The presidential election is in the news every day, even though we won’t vote for another 14 months. Most of the news is about polls. There have been at least nine different polls in the last month in Iowa alone. Who is ahead? Who is falling behind? Who cares?
Instead of reporting about what kind of president the candidates might be, news organizations spend hundreds of thousands of dollars on polling. The focus on polling comes from the desire to predict, to be the first to know the answer, like Hermione at Hogwarts. Political prediction may be an exacting social science, but it’s very limited in how far it can see into the future. None of the legion of political writers predicted last year that Bernie Sanders would be a Democratic candidate at all. No pundits predicted that Donald Trump would be a viable Republican candidate, even though he had run for president before.
We don’t need more predictions today. At this point, early in the campaigns, it is more useful to remind ourselves of what we already know about politics. I will try to do this in several columns. Let’s begin with equality.
Since the earliest days of our nation, human equality has been hotly debated. The American version of equality was revolutionary and inspired people all over the world. But that version also included cultural and political disdain for people who did not originate in northwestern Europe. For the last 250 years we have been repairing the flawed perspectives and politics of our founders. Equality remains a goal, not an achievement.
Each time another great stride toward human equality was on the horizon, powerful voices said no change was needed, no change was good, the past should be our guide. Those voices have been consistently wrong.
Defenders of racial inequality were wrong. Supporters of slavery were wrong. Critics of abolition were wrong. The creators of Jim Crow were quite successful for a long time, but they were wrong, too. Their political victory over racial equality was a great loss for millions of Americans, which still reverberates today.
America was one of the freest places in the world for Jews, but ancient Christian ideas brought over from Europe prevented Jews from winning even more equality than they did. When the Nazis threatened Jews across Europe, more were allowed into the US than anywhere else. But powerful religious voices and vote-counting politicians kept those numbers much lower than they could have been. Those people are now dead and dishonored. The Holocaust confronted traditional antisemites and an antisemitic political tradition with the consequences of these ideas, and Americans recognized they were wrong.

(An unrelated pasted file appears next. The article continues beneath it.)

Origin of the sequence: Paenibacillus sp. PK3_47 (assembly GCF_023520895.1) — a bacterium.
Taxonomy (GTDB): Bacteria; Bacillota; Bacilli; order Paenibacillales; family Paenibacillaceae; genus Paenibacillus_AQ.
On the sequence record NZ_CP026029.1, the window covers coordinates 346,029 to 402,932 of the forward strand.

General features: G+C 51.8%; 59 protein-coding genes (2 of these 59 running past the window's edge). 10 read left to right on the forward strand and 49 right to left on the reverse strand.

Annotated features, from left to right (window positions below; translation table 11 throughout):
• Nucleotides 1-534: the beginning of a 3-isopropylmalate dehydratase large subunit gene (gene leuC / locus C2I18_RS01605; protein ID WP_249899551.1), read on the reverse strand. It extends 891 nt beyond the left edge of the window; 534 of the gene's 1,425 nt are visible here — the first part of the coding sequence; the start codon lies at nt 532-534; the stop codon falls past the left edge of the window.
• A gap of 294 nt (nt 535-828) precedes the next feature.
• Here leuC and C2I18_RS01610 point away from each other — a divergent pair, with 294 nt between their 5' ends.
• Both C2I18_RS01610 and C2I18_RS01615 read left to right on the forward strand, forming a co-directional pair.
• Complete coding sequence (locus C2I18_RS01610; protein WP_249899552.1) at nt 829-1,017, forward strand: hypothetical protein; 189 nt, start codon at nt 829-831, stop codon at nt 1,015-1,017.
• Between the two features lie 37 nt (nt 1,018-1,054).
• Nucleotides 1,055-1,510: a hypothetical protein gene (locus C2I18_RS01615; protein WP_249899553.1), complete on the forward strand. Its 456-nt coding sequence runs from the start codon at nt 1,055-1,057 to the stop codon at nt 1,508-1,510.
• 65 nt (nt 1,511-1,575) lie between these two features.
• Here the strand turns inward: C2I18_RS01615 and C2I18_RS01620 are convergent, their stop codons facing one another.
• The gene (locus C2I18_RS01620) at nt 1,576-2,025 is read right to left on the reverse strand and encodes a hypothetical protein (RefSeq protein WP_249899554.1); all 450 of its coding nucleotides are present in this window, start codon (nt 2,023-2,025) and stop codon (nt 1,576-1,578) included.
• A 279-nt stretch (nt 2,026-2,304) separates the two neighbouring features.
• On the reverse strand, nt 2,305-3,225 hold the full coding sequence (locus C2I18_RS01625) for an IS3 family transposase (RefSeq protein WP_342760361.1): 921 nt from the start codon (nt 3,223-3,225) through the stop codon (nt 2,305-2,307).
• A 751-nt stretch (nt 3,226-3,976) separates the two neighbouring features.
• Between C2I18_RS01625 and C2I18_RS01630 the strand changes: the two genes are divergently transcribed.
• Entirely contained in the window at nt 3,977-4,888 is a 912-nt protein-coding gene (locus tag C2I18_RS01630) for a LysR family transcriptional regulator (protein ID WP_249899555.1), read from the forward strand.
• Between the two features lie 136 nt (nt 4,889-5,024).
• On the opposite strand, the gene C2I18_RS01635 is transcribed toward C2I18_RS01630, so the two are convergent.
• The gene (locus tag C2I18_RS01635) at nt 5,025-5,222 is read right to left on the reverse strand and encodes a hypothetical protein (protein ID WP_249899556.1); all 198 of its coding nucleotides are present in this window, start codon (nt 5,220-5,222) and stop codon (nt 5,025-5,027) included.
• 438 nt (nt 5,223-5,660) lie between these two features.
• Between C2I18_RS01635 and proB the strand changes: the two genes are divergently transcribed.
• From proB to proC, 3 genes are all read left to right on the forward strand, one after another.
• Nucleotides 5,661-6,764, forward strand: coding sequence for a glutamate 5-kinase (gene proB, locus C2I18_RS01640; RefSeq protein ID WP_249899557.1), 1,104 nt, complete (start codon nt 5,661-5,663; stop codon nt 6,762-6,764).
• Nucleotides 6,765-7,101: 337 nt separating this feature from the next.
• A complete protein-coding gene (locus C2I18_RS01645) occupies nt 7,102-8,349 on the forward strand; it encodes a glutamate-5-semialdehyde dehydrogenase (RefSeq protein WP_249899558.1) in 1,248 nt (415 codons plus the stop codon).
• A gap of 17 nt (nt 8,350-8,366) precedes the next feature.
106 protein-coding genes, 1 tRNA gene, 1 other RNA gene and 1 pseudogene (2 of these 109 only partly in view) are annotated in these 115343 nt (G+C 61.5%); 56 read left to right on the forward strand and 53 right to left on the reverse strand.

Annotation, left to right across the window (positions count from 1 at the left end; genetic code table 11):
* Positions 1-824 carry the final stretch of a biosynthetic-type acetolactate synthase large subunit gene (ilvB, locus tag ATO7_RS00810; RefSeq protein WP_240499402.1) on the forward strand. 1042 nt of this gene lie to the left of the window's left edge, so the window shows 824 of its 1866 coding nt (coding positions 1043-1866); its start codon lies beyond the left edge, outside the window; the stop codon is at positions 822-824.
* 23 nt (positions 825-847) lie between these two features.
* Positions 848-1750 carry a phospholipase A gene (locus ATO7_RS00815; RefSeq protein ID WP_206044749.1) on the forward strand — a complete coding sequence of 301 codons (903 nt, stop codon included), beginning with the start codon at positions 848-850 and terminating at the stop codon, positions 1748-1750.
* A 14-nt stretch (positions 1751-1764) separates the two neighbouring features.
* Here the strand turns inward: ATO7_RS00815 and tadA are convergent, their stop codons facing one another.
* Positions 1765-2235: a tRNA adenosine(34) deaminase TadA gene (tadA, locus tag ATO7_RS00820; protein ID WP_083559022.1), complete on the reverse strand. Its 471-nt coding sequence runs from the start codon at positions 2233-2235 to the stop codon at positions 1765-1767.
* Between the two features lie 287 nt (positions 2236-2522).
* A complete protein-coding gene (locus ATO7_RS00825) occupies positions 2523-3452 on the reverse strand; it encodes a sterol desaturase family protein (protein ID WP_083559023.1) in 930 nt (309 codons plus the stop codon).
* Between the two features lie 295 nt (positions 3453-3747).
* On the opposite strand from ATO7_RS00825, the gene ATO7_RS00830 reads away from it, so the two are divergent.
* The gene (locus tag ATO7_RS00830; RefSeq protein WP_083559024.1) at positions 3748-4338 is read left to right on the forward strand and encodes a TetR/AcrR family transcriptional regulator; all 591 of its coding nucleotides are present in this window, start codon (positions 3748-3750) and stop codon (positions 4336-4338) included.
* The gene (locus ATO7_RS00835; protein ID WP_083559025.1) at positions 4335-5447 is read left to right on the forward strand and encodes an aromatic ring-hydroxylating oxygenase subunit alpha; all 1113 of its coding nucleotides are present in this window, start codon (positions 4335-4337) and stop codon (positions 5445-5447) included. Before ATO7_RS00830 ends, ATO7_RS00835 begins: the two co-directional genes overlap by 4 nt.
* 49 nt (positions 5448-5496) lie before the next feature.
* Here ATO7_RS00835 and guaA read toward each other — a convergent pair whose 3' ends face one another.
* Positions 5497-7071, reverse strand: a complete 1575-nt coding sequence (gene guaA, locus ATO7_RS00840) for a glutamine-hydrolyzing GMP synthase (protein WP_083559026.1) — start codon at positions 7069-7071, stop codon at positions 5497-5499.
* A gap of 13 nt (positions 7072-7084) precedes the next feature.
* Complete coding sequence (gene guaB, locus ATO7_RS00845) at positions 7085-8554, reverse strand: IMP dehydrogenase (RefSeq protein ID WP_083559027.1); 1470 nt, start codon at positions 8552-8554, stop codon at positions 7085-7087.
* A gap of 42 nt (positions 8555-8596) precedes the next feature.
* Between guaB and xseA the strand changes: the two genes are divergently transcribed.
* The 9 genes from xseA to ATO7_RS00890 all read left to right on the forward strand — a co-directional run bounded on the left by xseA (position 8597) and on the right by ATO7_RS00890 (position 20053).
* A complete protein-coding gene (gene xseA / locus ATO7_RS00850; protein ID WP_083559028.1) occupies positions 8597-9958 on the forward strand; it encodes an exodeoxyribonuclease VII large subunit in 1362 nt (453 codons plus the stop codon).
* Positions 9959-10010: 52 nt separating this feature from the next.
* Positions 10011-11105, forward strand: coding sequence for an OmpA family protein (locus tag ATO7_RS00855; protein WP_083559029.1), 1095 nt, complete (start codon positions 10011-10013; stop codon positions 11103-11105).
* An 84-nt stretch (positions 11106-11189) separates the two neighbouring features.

The opponents of women’s suffrage in the early 20th century were wrong. Their arguments came up again in the 1960s, when the demands for equality for women went far beyond the vote. It seemed then that the defenders of inequality could still find an active following. But who remembers Bobby Riggs? He claimed he was fighting for the preservation of male superiority. He lost three sets to Billie Jean King and the larger argument about women’s equality.
Just in my adulthood, the struggle for equality among sexual identities has transformed our nation. The voices of “no” are still newsworthy and attract vocal popular support. But they have lost the battle for public opinion. They are reduced to arguing that an intolerant religion gives them the right to an intolerant politics, the same argument they made about race and gender .
The past voices of “no” now populate a Who’s Who of political losers. Have those voices been right yet? They achieved nothing more than delaying equality for people they didn’t like.
The American conversation about equality brings people into the streets every day. There is much more to hope for. Listen to the voices of our candidates. Which side have they been on?
The election is far away. In these next months, family crises will appear and pass, people will marry, children will be born, jobs will be won or lost. There is no hurry to add up hypothetical votes over the phone. There is plenty of time for the people who want our vote to say clearly where they stand in the endless river that flows toward equality, and which way they are swimming. Let’s judge them by their words and deeds.
Published in the Jacksonville Journal-Courier, September 8, 2015